Foreign investment into transport segments continues to deviate despite the efforts of the transport sector and authorised agencies.
In late April, seaport operators TCTT and CMIT got the green light from the Ministry of Transport (MoT) to study a cooperation plan to develop a 1,200-metre long berth for mutual operation in the Cai Mep-Thi Vai area of the southern province of Ba Ria-Vung Tau.
Nguyen Xuan Ky, deputy general director of CMIT, told VIR, “This means a lot to our collaborative project and is an important premise for us to continue to implement the next steps. Cooperation between CMIT and TCTT will bring better solutions for shipping lines, importers, and exporters in terms of berth flexibility, increased service quality, promoting business strengths of each, and meeting market demand.”
In recent years, the Cai Mep Port area reported two-digit growth rate in throughputs. The number of mother ships docked at Cai Mep ports reached 33 per week, of which CMIT and TCTT received 14 weekly. The cooperation will enable CMIT to receive more ships at the same time.
The size of ships docking at Cai Mep is increasing, with length up to 400m and expected to be even larger in the coming years as planned by shipping lines. At the same time, shipping lines have a great need to connect goods with one another.
While studied by units of Ho Chi Minh City authorities, with plans expected to be sent to authorised agencies for approval imminently, the Can Gio international transhipment port project has also received strong attention from some investors.
In a document sent to the Ministry of Planning and Investment and the Ministry of Transport in late 2022, Vietnam Maritime Corporation (VIMC) said it will cooperate with Mediterranean Shipping Company (MSC) and member company Terminal Investment in developing Can Gio Port.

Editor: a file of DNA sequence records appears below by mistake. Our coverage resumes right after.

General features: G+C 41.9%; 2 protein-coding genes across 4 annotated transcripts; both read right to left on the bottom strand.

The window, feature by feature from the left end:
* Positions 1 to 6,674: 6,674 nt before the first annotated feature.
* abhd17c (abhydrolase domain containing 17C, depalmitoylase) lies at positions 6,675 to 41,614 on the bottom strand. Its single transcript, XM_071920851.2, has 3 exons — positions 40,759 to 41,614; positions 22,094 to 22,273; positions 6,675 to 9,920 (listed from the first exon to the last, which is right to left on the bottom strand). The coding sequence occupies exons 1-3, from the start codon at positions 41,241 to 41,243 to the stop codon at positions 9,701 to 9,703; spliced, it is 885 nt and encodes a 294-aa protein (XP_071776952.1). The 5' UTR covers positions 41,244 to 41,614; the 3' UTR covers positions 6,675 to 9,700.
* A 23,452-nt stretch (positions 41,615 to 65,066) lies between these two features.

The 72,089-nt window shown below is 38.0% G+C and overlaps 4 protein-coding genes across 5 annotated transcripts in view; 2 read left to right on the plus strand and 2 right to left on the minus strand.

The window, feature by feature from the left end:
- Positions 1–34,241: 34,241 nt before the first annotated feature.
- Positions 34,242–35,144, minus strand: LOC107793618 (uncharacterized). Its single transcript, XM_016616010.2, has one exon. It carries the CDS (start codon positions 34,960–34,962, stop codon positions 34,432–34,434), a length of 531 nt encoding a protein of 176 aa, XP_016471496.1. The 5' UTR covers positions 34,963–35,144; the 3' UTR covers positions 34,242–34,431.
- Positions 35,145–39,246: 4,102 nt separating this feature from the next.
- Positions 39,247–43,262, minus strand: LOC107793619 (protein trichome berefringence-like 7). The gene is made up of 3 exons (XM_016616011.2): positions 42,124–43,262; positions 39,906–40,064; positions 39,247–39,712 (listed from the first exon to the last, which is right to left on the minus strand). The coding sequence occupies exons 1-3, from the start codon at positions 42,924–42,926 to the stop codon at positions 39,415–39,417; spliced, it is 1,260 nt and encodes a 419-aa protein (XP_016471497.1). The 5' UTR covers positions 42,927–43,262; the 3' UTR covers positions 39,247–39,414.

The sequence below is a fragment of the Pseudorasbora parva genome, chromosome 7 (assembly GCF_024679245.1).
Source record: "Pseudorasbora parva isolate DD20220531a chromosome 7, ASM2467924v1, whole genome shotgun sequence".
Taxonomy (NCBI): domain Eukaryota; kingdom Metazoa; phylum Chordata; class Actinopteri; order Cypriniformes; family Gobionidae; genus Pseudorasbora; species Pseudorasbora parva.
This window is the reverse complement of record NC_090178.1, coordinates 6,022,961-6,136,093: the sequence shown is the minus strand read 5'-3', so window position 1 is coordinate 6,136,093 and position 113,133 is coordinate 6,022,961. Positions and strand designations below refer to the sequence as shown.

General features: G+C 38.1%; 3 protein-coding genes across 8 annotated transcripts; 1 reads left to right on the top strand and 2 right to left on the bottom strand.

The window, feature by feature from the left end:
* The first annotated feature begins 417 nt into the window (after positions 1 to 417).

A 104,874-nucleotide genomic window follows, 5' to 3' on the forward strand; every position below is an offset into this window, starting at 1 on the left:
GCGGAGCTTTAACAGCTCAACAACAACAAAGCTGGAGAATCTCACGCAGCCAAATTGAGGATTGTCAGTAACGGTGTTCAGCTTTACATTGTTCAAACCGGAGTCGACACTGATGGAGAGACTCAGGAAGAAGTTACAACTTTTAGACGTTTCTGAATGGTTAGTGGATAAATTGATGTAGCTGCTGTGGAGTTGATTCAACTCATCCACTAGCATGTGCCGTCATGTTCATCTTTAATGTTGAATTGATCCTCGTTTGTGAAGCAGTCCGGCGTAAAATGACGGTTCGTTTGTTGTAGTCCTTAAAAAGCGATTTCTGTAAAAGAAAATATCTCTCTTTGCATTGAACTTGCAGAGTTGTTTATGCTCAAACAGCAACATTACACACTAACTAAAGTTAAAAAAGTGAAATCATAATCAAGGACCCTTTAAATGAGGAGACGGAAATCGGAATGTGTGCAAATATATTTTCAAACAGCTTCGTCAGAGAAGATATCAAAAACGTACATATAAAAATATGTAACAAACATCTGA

Nguyen Canh Tinh, CEO of VIMC, said, “In addition to the capital contribution and long-term experience in port management and operation, MSC will carry the volume of international transshipment goods from countries in the region to the international transshipment port in Vietnam. This is an extremely important factor to ensure the successful implementation of the project.”
Other multinationals are interested in seaports in Vietnam. At a meeting with Vietnamese Prime Minister Pham Minh Chinh on May 24, Karan Adani, CEO of Adani Ports and SEZ Ltd. (APSEZ) from India said that the group spent time exploring opportunities in Vietnam and decided to make a long-term commitment in the country, not only in ports and logistics but also in energy and digital technology.
“We aim to build an eco-friendly and green port ecosystem and invest in wind and solar power plants in Vietnam with total capital of about $3 billion in accordance with the country’s development strategy,” Adani said.
That same week, APSEZ held a working session with Saigon Port JSC on business opportunities. The Indian group also signed an MoU with VIMC on seaports and logistics development.